(Im)plausible deniability

HRC apologizes to Obama for a smear against him by her New Hampshire co-chair. Mark Penn then goes on TV and says “cocaine,” just in case anyone had forgotten the substance of the smear.

I’m glad to see that Hillary Clinton has dumped Bill Shaheen as co-chair of her New Hampshire campaign, and apologized to Barack Obama for Shaheen’s references to Obama’s drug use from college days.

Now all she needs to do is fire Mark Penn, who in discussing the issue on TV after HRC’s apology made sure to use the word “cocaine.”

Apologies From the Heart (of Darkness?)

By KATHARINE Q. SEELYE

Senator Hillary Rodham Clinton apologized personally to Senator Barack Obama on Thursday for a top adviser’s public suggestion that Republicans would go after Mr. Obama for his youthful drug use.

This came a day after Mike Huckabee apologized to Mitt Romney, a Mormon, for remarks that suggested Mormons believe that Jesus and Satan are brothers.

But in the aftermath of the apologies, both the Clinton and Huckabee campaigns kept the original slurs alive through a series of interviews, raising questions about the sincerity of their apologies, especially in the heat of a wide-open campaign with the first voting less than three weeks away.

[snip]

On Thursday afternoon, Mrs. Clinton’s top adviser, Mark Penn, appeared on MSNBC with Mr. Obama’s top adviser, David Axelrod, and John Edwards’s top adviser, Joe Trippi. They argued with one another, and it was there that Mr. Penn dropped the word “cocaine,” saying that the Clinton campaign had not raised the issue of “cocaine use.”

That seemed to infuriate the others. “This guy just said ‘cocaine’ again,” Mr. Trippi said.

Anyone who is fooled by HRC’s assertion that there was no central decision to spread slime about Obama must want to be fooled. A fish rots from the head.

Update Wait! It gets worse.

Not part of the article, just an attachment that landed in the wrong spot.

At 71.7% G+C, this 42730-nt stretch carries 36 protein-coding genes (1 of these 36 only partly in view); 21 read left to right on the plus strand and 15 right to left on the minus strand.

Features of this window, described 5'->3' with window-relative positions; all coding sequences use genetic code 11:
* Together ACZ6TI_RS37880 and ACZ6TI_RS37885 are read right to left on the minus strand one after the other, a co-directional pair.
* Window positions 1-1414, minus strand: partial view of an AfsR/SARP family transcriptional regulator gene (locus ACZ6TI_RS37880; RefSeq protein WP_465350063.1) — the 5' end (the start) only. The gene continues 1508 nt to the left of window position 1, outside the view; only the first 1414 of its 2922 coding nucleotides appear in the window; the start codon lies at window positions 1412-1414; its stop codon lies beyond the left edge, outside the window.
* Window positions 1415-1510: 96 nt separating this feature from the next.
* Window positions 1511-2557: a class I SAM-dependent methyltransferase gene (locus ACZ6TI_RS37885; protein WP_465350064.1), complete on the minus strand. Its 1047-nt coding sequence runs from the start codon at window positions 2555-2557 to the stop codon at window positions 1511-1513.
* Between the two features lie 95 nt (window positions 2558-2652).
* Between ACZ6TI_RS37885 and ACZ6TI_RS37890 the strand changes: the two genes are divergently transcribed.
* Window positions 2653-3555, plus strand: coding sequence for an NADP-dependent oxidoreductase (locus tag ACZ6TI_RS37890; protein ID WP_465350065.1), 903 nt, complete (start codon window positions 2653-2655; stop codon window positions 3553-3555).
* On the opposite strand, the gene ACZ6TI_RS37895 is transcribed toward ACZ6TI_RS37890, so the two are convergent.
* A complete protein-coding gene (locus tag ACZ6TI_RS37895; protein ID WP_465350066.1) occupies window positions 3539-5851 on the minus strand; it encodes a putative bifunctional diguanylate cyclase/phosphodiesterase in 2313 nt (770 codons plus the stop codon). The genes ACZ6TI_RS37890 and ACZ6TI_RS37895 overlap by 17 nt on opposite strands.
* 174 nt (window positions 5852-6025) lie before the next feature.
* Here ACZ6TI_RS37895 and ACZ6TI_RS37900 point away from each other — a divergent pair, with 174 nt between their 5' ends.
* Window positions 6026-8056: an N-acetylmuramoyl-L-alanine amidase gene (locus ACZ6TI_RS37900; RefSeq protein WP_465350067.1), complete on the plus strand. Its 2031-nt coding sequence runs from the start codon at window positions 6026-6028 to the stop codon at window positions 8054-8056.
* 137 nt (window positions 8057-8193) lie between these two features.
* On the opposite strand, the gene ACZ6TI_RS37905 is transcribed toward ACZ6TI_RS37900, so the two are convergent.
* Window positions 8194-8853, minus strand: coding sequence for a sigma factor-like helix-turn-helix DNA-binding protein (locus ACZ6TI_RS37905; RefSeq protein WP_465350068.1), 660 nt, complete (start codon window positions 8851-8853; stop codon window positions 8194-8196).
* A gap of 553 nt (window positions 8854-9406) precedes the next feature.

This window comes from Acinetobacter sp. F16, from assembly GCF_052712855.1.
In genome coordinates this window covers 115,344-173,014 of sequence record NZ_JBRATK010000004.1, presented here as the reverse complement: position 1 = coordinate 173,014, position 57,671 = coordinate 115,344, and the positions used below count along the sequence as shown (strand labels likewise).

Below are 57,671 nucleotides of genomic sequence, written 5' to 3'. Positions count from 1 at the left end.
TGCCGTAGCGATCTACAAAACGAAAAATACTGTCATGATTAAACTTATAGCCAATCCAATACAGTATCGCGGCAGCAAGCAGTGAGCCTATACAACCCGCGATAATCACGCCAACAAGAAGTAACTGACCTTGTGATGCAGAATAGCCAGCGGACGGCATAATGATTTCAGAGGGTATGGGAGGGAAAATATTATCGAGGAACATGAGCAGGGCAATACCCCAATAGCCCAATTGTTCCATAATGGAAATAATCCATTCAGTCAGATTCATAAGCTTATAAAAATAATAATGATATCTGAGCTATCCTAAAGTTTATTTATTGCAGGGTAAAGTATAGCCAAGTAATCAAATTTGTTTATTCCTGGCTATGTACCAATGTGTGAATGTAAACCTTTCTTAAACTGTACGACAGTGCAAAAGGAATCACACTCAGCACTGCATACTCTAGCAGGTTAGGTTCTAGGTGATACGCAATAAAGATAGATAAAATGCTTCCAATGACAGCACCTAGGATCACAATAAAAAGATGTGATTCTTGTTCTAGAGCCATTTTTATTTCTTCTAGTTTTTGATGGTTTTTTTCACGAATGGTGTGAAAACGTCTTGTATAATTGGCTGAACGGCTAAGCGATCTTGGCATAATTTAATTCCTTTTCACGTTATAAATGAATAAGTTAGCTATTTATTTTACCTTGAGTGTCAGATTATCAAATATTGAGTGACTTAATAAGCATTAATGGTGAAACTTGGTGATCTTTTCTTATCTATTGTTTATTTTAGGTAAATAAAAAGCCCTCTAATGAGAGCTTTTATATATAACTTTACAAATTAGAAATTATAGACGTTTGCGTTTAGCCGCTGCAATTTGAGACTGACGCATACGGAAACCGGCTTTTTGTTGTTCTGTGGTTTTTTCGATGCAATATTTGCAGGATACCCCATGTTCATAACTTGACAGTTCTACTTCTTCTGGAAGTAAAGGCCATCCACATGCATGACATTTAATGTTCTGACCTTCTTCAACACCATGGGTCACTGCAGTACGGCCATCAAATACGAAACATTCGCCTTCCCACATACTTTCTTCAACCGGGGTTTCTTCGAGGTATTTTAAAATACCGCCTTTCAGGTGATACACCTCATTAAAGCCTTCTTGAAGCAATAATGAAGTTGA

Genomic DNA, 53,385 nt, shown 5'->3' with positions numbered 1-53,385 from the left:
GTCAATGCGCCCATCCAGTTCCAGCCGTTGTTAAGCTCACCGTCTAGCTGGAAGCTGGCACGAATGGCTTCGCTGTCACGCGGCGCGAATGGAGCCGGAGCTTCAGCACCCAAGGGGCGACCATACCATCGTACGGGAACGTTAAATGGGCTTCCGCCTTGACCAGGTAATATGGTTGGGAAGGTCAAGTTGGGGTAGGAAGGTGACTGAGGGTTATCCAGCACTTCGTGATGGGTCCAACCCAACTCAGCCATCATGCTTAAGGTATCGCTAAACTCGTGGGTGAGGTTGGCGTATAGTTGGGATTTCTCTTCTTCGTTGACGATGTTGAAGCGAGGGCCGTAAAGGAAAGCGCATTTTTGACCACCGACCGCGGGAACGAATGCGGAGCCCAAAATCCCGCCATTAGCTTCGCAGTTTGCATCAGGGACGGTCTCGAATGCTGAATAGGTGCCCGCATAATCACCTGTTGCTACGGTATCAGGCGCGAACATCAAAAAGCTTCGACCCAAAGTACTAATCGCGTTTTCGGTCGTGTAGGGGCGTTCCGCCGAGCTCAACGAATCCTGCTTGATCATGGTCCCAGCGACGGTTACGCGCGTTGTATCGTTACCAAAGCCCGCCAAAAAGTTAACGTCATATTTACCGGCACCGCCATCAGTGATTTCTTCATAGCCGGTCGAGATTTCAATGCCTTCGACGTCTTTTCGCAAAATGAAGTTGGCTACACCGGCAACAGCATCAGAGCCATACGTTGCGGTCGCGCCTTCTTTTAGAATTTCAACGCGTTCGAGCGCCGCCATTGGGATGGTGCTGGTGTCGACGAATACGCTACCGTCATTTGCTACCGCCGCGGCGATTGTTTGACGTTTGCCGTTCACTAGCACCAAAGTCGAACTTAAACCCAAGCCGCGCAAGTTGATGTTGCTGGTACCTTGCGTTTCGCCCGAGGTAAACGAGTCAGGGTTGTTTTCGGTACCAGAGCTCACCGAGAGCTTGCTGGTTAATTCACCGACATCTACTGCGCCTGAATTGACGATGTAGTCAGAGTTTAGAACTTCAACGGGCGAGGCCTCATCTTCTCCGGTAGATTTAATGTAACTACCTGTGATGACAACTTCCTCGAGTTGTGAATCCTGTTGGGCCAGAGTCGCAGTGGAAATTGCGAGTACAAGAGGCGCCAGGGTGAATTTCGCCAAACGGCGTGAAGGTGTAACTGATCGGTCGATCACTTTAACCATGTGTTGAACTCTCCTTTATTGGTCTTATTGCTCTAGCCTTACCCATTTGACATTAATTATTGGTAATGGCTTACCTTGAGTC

Obama’s ‘surprises’?

Clinton didn’t mention specifics in the taping of an interview on “Iowa Press” this morning, but drew a contrast with unnamed rivals that echoes Bill Shaheen’s now-notorious claim that unexplored elements of Obama’s candidacy will make him an easy Republican target.

“I’ve been tested, I’ve been vetted,” she said. “There are no surprises. There’s not going to be anybody saying, ‘I didn’t think of that, my goodness, what’s that going to mean?'”

This appears to be the emerging core of the electability case against Obama: that elements of his public record and — unspoken — his private past, could scuttle what should be a Democratic sure thing, and that he is untested by real partisan combat.

“Whoever we nominate will be subjected to the full force of the Republican attack machine, and I know that they know I know that and I have no illusions about what this race will entail,” she said.

UPDATE: Asked to elaborate on what she’s suggesting about Obama, Clinton has an answer ready: “I’m only talking about myself.”

I repeat: from the head.

Second update Speaking of going negative … err, “comparative” … Paul Loeb has some comparisons between the conduct of Obama’s “Leadership PaC,” for which HRC has criticized him, and her own conduct. Bottom line: if Hillary hadn’t been such a money hog, spending $40 million to run virtually unopposed and transferring $12 million to her Presidential campaign &#8212 if, that is, she’d acted like Edwards and Obama, who raised money for and gave money to other campaigns nationwide &#8212 Democrats could have picked up a bunch of extra seats in the House and at least one in the Senate.

Author: Mark Kleiman

Professor of Public Policy at the NYU Marron Institute for Urban Management and editor of the Journal of Drug Policy Analysis. Teaches about the methods of policy analysis about drug abuse control and crime control policy, working out the implications of two principles: that swift and certain sanctions don't have to be severe to be effective, and that well-designed threats usually don't have to be carried out. Books: Drugs and Drug Policy: What Everyone Needs to Know (with Jonathan Caulkins and Angela Hawken) When Brute Force Fails: How to Have Less Crime and Less Punishment (Princeton, 2009; named one of the "books of the year" by The Economist Against Excess: Drug Policy for Results (Basic, 1993) Marijuana: Costs of Abuse, Costs of Control (Greenwood, 1989) UCLA Homepage Curriculum Vitae Contact: Markarkleiman-at-gmail.com